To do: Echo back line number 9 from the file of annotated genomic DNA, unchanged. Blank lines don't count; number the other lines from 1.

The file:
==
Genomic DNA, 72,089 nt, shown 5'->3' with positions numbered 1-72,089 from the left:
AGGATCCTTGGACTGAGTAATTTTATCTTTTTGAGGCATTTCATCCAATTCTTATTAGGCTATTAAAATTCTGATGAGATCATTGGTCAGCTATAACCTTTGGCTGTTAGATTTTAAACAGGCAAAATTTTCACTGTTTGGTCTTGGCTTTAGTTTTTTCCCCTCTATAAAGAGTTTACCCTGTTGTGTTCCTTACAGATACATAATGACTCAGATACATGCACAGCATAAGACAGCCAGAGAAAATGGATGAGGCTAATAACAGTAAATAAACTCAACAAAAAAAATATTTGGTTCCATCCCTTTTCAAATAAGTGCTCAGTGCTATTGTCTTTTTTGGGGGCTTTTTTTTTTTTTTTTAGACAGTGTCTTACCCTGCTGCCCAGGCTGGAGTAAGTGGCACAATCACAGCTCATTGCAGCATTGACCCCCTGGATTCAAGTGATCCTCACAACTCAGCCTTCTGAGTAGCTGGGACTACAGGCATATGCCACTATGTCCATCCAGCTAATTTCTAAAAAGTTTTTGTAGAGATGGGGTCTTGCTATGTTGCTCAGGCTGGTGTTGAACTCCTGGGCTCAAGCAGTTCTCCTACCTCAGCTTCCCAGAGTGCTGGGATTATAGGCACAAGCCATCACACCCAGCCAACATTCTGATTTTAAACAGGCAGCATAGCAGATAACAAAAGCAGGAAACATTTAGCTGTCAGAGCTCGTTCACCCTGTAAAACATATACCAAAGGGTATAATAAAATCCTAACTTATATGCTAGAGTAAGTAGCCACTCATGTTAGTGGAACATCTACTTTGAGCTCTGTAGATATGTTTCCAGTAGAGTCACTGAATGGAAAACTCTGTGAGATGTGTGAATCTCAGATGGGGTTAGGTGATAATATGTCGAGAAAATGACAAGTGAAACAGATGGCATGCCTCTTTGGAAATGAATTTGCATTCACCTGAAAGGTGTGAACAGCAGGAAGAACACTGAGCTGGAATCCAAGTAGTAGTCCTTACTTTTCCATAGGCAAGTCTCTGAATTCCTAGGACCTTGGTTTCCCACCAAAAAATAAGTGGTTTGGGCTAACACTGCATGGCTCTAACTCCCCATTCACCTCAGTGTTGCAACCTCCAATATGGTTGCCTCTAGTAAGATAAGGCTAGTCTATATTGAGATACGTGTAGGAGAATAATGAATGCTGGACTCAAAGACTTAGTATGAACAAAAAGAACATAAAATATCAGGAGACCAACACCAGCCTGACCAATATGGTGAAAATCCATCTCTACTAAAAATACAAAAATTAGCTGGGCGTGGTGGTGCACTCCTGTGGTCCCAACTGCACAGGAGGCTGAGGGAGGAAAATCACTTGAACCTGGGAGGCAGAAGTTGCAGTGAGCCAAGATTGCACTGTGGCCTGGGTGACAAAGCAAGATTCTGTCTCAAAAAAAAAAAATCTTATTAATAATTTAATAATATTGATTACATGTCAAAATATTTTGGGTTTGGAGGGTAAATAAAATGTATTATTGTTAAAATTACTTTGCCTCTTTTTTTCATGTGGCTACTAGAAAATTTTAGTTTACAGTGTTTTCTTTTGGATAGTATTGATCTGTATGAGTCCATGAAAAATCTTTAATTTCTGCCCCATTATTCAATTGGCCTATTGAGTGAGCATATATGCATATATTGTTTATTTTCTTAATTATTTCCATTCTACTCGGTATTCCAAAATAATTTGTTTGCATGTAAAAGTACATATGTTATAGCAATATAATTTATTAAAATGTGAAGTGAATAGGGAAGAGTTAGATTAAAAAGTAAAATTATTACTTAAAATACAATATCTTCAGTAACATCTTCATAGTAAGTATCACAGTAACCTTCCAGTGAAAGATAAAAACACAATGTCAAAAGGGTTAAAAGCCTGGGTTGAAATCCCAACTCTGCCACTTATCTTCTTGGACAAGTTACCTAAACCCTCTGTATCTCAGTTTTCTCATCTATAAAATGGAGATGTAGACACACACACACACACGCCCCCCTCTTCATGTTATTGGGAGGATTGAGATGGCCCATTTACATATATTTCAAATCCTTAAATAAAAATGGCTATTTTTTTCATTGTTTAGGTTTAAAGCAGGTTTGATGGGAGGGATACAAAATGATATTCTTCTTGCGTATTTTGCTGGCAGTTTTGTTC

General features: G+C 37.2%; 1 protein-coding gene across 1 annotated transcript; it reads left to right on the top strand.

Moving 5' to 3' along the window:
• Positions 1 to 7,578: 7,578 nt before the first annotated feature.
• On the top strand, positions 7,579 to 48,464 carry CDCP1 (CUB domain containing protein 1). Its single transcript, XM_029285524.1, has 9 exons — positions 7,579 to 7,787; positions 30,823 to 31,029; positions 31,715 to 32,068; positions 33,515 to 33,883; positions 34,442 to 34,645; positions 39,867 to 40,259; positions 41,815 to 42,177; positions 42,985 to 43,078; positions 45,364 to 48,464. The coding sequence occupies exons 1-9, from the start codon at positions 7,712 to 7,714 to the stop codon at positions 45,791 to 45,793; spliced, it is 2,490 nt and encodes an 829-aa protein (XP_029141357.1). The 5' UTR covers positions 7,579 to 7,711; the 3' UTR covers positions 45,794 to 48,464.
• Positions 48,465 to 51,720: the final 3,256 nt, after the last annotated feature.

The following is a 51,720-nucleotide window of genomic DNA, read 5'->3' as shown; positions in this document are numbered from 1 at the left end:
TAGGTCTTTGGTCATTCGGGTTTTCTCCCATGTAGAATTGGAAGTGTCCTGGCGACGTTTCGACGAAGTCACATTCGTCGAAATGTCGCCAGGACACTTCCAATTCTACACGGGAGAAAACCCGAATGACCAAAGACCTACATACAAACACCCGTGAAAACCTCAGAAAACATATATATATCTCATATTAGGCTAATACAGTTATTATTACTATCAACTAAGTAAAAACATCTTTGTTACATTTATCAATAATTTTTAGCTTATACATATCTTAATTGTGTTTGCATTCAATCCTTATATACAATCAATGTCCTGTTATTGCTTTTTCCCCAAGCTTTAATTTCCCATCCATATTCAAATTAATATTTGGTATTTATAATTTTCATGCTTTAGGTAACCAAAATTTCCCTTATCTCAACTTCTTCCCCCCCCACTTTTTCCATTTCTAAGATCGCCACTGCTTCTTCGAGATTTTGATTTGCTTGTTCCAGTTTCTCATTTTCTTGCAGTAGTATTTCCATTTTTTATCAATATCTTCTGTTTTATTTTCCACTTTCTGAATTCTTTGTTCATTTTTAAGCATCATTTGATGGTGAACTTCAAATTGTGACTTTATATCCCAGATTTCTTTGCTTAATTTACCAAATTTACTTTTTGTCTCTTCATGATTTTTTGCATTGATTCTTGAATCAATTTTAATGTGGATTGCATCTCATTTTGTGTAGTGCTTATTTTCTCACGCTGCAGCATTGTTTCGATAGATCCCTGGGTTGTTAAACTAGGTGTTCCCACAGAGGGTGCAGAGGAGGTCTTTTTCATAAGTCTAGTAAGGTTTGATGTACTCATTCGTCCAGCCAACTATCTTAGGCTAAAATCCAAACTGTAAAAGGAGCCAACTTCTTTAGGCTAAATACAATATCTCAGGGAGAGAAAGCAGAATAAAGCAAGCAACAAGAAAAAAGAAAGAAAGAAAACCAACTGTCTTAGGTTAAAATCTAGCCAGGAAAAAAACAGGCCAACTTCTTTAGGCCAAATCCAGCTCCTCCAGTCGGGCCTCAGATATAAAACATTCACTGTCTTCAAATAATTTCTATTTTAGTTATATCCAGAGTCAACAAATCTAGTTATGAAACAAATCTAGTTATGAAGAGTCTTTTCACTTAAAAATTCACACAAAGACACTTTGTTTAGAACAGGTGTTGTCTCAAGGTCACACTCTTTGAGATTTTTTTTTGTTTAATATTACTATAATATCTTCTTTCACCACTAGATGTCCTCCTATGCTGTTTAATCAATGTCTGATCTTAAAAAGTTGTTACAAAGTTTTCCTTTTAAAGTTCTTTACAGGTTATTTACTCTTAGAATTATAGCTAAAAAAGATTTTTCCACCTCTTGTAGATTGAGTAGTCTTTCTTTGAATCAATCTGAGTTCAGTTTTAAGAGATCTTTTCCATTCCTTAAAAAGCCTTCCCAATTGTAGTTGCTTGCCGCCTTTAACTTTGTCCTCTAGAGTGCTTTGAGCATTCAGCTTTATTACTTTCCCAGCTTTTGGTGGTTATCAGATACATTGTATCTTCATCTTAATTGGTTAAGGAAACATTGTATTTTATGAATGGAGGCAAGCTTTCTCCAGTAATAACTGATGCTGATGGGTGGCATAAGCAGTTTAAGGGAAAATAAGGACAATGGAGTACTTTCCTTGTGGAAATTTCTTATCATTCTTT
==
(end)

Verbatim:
TAGGTCTTTGGTCATTCGGGTTTTCTCCCATGTAGAATTGGAAGTGTCCTGGCGACGTTTCGACGAAGTCACATTCGTCGAAATGTCGCCAGGACACTTCCAATTCTACACGGGAGAAAACCCGAATGACCAAAGACCTACATACAAACACCCGTGAAAACCTCAGAAAACATATATATATCTCATATTAGGCTAATACAGTTATTATTACTATCAACTAAGTAAAAACATCTTTGTTACATTTATCAATAATTTTTAGCTTATACATATCTTAATTGTGTTTGCATTCAATCCTTATATACAATCAATGTCCTGTTATTGCTTTTTCCCCAAGCTTTAATTTCCCATCCATATTCAAATTAATATTTGGTATTTATAATTTTCATGCTTTAGGTAACCAAAATTTCCCTTATCTCAACTTCTTCCCCCCCCACTTTTTCCATTTCTAAGATCGCCACTGCTTCTTCGAGATTTTGATTTGCTTGTTCCAGTTTCTCATTTTCTTGCAGTAGTATTTCCATTTTTTATCAATATCTTCTGTTTTATTTTCCACTTTCTGAATTCTTTGTTCATTTTTAAGCATCATTTGATGGTGAACTTCAAATTGTGACTTTATATCCCAGATTTCTTTGCTTAATTTACCAAATTTACTTTTTGTCTCTTCATGATTTTTTGCATTGATTCTTGAATCAATTTTAATGTGGATTGCATCTCATTTTGTGTAGTGCTTATTTTCTCACGCTGCAGCATTGTTTCGATAGATCCCTGGGTTGTTAAACTAGGTGTTCCCACAGAGGGTGCAGAGGAGGTCTTTTTCATAAGTCTAGTAAGGTTTGATGTACTCATTCGTCCAGCCAACTATCTTAGGCTAAAATCCAAACTGTAAAAGGAGCCAACTTCTTTAGGCTAAATACAATATCTCAGGGAGAGAAAGCAGAATAAAGCAAGCAACAAGAAAAAAGAAAGAAAGAAAACCAACTGTCTTAGGTTAAAATCTAGCCAGGAAAAAAACAGGCCAACTTCTTTAGGCCAAATCCAGCTCCTCCAGTCGGGCCTCAGATATAAAACATTCACTGTCTTCAAATAATTTCTATTTTAGTTATATCCAGAGTCAACAAATCTAGTTATGAAACAAATCTAGTTATGAAGAGTCTTTTCACTTAAAAATTCACACAAAGACACTTTGTTTAGAACAGGTGTTGTCTCAAGGTCACACTCTTTGAGATTTTTTTTTGTTTAATATTACTATAATATCTTCTTTCACCACTAGATGTCCTCCTATGCTGTTTAATCAATGTCTGATCTTAAAAAGTTGTTACAAAGTTTTCCTTTTAAAGTTCTTTACAGGTTATTTACTCTTAGAATTATAGCTAAAAAAGATTTTTCCACCTCTTGTAGATTGAGTAGTCTTTCTTTGAATCAATCTGAGTTCAGTTTTAAGAGATCTTTTCCATTCCTTAAAAAGCCTTCCCAATTGTAGTTGCTTGCCGCCTTTAACTTTGTCCTCTAGAGTGCTTTGAGCATTCAGCTTTATTACTTTCCCAGCTTTTGGTGGTTATCAGATACATTGTATCTTCATCTTAATTGGTTAAGGAAACATTGTATTTTATGAATGGAGGCAAGCTTTCTCCAGTAATAACTGATGCTGATGGGTGGCATAAGCAGTTTAAGGGAAAATAAGGACAATGGAGTACTTTCCTTGTGGAAATTTCTTATCATTCTTT